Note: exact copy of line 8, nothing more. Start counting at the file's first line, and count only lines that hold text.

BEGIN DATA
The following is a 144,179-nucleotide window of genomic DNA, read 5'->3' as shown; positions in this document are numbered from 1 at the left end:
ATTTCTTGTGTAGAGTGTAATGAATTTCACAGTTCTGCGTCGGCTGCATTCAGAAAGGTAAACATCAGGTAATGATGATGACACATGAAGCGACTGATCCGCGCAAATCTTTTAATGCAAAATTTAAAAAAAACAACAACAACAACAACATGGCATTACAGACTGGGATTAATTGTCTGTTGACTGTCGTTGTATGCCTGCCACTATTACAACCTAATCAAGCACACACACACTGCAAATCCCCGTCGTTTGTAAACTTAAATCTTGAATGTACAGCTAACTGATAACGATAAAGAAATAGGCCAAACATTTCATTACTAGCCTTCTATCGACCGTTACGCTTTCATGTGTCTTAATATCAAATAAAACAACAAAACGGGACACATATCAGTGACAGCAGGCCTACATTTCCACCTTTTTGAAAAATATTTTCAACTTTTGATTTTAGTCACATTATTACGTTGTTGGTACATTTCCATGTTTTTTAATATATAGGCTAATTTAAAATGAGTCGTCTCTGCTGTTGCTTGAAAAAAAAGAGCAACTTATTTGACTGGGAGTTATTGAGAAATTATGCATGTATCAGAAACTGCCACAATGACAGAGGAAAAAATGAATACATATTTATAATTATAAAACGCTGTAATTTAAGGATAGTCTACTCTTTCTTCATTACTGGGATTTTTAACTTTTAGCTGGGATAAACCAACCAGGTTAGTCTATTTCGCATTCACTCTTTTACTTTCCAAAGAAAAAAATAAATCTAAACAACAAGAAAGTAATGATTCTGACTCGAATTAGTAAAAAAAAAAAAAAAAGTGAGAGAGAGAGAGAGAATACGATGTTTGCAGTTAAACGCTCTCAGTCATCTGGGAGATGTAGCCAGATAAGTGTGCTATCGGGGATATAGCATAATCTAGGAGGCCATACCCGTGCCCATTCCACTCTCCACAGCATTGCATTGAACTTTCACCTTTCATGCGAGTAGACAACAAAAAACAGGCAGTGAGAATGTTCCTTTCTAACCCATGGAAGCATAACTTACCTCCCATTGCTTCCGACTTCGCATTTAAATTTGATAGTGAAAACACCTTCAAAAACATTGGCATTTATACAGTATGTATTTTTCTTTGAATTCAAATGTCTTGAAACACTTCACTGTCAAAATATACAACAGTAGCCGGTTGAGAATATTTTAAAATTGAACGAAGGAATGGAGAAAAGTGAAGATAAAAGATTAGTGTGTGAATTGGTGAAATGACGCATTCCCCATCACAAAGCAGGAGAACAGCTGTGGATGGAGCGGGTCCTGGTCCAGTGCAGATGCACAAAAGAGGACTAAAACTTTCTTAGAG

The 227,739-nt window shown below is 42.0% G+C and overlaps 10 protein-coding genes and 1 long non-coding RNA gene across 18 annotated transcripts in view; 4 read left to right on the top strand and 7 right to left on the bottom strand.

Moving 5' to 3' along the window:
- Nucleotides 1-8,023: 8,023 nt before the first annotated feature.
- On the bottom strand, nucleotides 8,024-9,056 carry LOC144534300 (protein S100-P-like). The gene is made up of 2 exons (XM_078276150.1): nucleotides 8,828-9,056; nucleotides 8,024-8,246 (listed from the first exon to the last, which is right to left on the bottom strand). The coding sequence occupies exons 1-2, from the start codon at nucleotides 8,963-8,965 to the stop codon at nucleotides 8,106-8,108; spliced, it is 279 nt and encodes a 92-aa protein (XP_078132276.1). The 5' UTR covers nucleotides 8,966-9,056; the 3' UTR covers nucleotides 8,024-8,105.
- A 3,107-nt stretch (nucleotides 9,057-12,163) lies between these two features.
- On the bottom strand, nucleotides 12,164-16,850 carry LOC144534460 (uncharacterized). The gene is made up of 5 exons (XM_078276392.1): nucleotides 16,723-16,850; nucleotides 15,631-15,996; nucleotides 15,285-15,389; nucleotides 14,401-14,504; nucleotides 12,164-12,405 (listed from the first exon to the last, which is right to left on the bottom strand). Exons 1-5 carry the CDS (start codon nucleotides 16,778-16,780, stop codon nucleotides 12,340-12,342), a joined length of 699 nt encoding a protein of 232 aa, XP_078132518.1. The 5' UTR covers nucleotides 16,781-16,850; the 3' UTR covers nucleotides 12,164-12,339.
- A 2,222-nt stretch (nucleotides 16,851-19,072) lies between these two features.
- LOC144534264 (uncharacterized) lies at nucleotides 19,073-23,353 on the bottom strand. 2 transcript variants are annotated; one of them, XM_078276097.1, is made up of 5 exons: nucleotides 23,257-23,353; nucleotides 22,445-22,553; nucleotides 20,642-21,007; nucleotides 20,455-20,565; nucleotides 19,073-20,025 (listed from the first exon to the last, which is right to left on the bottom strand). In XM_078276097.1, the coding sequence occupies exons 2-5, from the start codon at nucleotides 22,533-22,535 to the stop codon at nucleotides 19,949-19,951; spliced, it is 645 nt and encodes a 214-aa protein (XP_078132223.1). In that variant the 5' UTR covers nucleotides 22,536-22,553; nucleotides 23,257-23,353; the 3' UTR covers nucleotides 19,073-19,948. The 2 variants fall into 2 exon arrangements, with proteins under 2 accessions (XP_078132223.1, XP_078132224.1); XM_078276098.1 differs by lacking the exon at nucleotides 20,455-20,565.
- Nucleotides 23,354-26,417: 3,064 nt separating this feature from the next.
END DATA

- On the bottom strand, nucleotides 12,164-16,850 carry LOC144534460 (uncharacterized). The gene is made up of 5 exons (XM_078276392.1): nucleotides 16,723-16,850; nucleotides 15,631-15,996; nucleotides 15,285-15,389; nucleotides 14,401-14,504; nucleotides 12,164-12,405 (listed from the first exon to the last, which is right to left on the bottom strand). Exons 1-5 carry the CDS (start codon nucleotides 16,778-16,780, stop codon nucleotides 12,340-12,342), a joined length of 699 nt encoding a protein of 232 aa, XP_078132518.1. The 5' UTR covers nucleotides 16,781-16,850; the 3' UTR covers nucleotides 12,164-12,339.